It has taken time to perfect my stealth like skills during these hot seated moments, and the solution simply is this.   Children should be heard.  Answer them with a question such as “why do you want to know, or what do you think it means?”  This practice of answering a question with a question accomplishes much.  In their answers you discover what they know and you can simply agree or disagree.  You model the skill of conversation, which children are still learning, and then gain an understanding of how they want the question answered.  This allows you to then cater the answer to meet them where they are. They are children and while they do know things, they do not know fully.  It provides practice in listening too and buys you time, if just for a moment to consider your response, if you actually end up needing one.  Most importantly it encourages your relationship.  Children need the opportunity to communicate.  They want to practice expressing their opinions and want to be heard.  In case you’re wondering, I was able to dodge the full meaning of circumcision.  But in the mean time we had a hearty conversation about Biblical relationships.  Like I said, kids are not a blank slate, they know things! 

Genesis 21:3-4.

Abraham named his son—the one Sarah bore him—Isaac. Abraham circumcised his son Isaac when he was eight days old just as God had commanded him.

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A Lesson Learned

~Julie Chatfield – Children’s Ministry Director
I grew up in Medina Ohio, a small town where everyone knew each other.  It was natural to walk or bike anywhere and we did it often.   When I was fourteen, a curious teenager,  I would sneak out of the house in the middle of the night to wander around with friends.   We would engage in a minimal amount of mischief but it was thrilling, and thirty five years ago wasn’t nearly as dangerous as it is today.   I managed to continue this scheming act until one evening an informant filled my parents in to my conduct.  My father parented me in an ingenious way, probably without even realizing it.


  First my father announced his knowledge of my behavior, but instead of accusing, asked me to tell my version of the story.  Through my act of communicating, I immediately owned my poor choices.  Most likely it was a calculated response because I didn’t want to disclose all the shenanigans.  But that’s o.k., inside I knew where I had done wrong.  He then shared his disappointment in me.  His words were not overbearing, threatening, or condescending, just a sigh and then, “I’m disappointed. ” It was all I needed to hear.  He then continued instructing that a punishment was in order.  But instead of inflicting one, he asked my opinion on what that should be.   I was in charge of my behavior and the consequences, and ended up being harder on myself then my dad would have been.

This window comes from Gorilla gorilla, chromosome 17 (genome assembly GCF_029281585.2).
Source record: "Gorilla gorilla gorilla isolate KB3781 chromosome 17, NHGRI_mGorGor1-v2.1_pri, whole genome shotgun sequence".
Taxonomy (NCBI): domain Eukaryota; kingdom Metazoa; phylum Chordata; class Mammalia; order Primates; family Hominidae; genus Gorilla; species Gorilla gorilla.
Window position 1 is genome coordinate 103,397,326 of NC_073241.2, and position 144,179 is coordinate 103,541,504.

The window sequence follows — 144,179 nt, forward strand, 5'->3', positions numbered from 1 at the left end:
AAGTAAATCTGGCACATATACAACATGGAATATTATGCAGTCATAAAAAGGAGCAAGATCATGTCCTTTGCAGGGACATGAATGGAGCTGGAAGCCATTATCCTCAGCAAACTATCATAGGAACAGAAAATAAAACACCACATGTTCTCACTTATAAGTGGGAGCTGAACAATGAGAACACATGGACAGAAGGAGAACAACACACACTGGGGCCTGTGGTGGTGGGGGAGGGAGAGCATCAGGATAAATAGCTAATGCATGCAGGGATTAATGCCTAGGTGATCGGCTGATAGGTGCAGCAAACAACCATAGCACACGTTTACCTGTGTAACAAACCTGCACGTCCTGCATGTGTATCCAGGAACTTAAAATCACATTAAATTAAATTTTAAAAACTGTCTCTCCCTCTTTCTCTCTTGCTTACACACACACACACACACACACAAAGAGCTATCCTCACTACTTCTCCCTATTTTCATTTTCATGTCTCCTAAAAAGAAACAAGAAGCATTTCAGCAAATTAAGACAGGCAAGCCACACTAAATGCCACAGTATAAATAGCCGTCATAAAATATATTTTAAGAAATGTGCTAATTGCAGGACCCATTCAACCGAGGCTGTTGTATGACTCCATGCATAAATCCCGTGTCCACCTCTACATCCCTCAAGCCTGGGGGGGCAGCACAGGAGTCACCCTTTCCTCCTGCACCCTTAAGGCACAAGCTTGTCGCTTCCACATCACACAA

A person cannot change another person and this holds true in parenting as well.  You can only help your kids change themselves by giving them the tools they need to do it.   This is most effective through self awareness.  If my dad had yelled, scolded and directed at me all the things I’d done wrong,  I would have become defensive and most likely tuned him out.  Instead I was engaged in my story, defined my mistakes, and whether I told the whole truth, owned what I had done through “MY” words and self actualization.  Ultimately a lesson well learned.
Proverbs 20:5 (CEB). Advice comes from the deep waters of the heart; those with understanding can draw it out.

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“Why Did This Happen?”

~By Julie Chatfield, Children’s Ministry Director
I am not naturally an evangelist.  I wrestle with this character trait because it seems contrary to our calling as Christians.  Part of my challenge comes from being overtly conscious of those sensitive to Christianity, which causes me to feel uncomfortable sharing Gods story.  Lately though, I have found myself in casual settings suddenly engaged in faith talks.  They usually begin normally with nothing at all indicating a discussion about God is soon to ensue. Then suddenly BOOM, an “I believe in God but why did this happen?…” type of comment surfaces. I am caught off guard and frankly never feel adequate in my response, fumbling somewhere between too cerebral or not convicting enough.  I walk away having a “palm slap to the forehead” moment realizing an evangelistic opportunity foiled.  This weakness of mine has me grappling a lot.  Why does it seem suddenly I am positioned for these faith conversations? And why do I feel so apprehensive about them?